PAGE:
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Byron Shire
February 28, 2021

Kenyan cyclists welcomed

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Kenyan Riders team captain Samwel Mwangi presents a gift of a signed team photo to Tweed mayor Barry Longland.

A group of Kenyan cyclists, who are using the Tweed as their base to strengthen their aim to be counted among the world’s best, were yesterday welcomed by Tweed mayor Barry Longland.

Managed from Singapore, Kenyan Riders is the first professional cycling team based in Kenya and is inspired by the success of Kenyan long-distance runners.

The dream is to transfer extraordinary Kenyan running talent onto road bikes.

A group of 11 cyclists and their support team are spending time in the Tweed to train and compete as they work towards their goal of international success in professional cycling.

The group’s accommodation until the end of this month is the Mount Warning Rainforest Park near the base of Wollumbin/Mount Warning.

‘Tweed Shire Council was more than happy to assist in any way we could with the Kenyan Riders’ visit, as we have our own strong links with Kenya through the Tweed Kenya Mentoring Program,’ Cr Longland said.

The Tweed Kenya Mentoring Program (TKMP) aims to work with rural Kenyan communities to improve access to safe drinking water and sanitation, using sport and youth programs to encourage participation.

‘We all know Kenyans as world-beating long-distance runners but the country does not have a reputation for producing professional cyclists,’ Cr Longland said.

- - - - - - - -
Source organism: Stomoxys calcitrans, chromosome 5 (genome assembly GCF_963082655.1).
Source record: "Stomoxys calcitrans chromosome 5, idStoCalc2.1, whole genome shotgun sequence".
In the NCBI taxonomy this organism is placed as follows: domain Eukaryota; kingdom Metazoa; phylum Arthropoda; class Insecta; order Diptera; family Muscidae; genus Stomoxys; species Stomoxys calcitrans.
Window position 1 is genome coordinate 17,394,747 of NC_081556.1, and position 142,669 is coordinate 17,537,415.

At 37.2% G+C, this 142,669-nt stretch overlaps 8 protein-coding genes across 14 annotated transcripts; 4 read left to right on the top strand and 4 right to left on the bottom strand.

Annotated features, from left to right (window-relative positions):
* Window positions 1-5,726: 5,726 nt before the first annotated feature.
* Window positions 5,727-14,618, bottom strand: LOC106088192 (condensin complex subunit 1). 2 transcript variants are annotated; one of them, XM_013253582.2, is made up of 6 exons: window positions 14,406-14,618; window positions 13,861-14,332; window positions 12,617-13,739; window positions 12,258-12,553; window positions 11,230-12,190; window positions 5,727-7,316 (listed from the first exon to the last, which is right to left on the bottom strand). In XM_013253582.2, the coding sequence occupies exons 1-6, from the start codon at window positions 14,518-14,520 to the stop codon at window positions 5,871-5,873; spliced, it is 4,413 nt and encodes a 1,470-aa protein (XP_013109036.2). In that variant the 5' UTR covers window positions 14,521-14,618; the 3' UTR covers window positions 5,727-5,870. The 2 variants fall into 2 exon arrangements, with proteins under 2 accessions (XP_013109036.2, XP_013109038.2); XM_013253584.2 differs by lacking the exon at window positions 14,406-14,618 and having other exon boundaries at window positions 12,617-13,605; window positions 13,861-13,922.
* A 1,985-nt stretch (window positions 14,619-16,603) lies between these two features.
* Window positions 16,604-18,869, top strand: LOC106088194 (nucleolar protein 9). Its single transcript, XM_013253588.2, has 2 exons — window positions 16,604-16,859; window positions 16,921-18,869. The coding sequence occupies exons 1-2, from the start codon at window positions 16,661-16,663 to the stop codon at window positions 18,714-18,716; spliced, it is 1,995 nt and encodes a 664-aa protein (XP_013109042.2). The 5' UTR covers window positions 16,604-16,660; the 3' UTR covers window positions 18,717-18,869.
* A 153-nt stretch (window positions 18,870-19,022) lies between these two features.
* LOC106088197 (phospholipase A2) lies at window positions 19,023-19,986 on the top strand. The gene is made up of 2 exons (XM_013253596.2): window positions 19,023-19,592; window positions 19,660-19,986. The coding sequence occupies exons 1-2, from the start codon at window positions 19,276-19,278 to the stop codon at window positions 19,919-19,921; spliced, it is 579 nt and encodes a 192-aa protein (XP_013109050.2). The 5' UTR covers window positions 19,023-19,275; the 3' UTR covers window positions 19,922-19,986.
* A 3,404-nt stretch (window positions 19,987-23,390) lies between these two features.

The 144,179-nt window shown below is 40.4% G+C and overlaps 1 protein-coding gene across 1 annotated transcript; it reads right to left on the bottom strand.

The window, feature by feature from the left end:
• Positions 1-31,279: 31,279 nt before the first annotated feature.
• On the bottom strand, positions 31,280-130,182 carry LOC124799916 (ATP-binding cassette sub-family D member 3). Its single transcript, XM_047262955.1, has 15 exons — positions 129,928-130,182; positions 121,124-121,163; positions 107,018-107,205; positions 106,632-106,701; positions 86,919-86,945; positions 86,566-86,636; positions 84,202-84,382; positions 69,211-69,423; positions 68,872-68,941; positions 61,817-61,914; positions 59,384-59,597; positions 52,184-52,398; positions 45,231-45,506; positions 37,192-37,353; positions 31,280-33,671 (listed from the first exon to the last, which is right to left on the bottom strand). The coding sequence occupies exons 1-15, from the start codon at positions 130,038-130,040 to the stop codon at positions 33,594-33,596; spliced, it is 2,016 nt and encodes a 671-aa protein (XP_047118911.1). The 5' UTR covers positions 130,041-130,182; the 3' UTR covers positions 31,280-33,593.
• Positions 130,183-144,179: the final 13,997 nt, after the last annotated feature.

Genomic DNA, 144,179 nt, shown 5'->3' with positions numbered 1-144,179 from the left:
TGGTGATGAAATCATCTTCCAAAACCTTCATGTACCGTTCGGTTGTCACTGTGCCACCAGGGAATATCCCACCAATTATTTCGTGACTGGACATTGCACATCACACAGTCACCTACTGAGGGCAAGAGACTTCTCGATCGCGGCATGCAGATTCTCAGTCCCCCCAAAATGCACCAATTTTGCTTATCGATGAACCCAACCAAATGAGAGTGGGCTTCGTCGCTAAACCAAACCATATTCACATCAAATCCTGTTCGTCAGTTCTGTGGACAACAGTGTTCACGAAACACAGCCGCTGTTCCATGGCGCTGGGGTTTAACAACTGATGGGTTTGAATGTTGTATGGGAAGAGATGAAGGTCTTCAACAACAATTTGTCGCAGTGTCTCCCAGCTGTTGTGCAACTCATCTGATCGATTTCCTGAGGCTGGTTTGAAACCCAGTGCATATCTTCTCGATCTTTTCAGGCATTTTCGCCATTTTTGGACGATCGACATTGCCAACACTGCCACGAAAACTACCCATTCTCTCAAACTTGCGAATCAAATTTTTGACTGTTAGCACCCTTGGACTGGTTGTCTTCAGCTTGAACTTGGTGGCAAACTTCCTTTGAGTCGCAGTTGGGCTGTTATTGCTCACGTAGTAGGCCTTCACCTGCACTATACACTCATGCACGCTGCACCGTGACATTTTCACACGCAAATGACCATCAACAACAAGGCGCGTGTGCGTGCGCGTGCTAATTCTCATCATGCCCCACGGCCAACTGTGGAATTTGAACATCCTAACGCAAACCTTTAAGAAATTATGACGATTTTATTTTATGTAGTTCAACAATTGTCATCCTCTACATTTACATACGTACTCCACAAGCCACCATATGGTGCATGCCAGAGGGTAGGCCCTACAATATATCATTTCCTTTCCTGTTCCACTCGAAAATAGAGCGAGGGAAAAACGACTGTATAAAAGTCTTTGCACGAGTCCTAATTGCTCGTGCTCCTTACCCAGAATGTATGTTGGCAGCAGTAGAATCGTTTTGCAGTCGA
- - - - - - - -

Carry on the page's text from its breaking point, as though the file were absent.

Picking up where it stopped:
‘All that might be about to change and it would be wonderful to think the Tweed may play a small part in their future success.’

According to the Kenyan Riders’ website, there has not been a single black African cyclist in the more than 100 years of Tour de France, inspiring the Kenyan Riders to chase the uphill dream.

The team is full of promise so far, with members representing their country in various African championships and some members competing in the 2010 Commonwealth Games.

They have also competed in Europe and in the 2012 Tour of Rwanda, where the squad placed fourth out of 12 teams, finishing behind South Africa, Ethiopia and Eritrea.

Project coach, Australian Rob Higley, is thrilled to be training the team in Australia for a few months.

‘The local community, cycling clubs and Tweed Shire Council have warmly welcomed us and we are thoroughly enjoying our time here in the Tweed,’ Mr Higley said.

‘Kenyans thrive in warm climates and since it’s winter, we wanted to go as far north as possible where a variety of racing opportunities are at hand.

‘The team has contacts in the Murwillumbah area and the roads are conducive to the kind of training the team needs between races.

‘The cyclists need diverse racing experiences to enable them to close the gap on the best western cyclists, who are introduced to cycling and racing at much earlier ages.

‘When we heard about the Tweed Kenya Mentoring Program, it seemed a natural fit for us to come to the Tweed.

‘We are exploring potential mutual benefits through the youth and sport link to reinforce TKMP and KR initiatives in both countries, he said.


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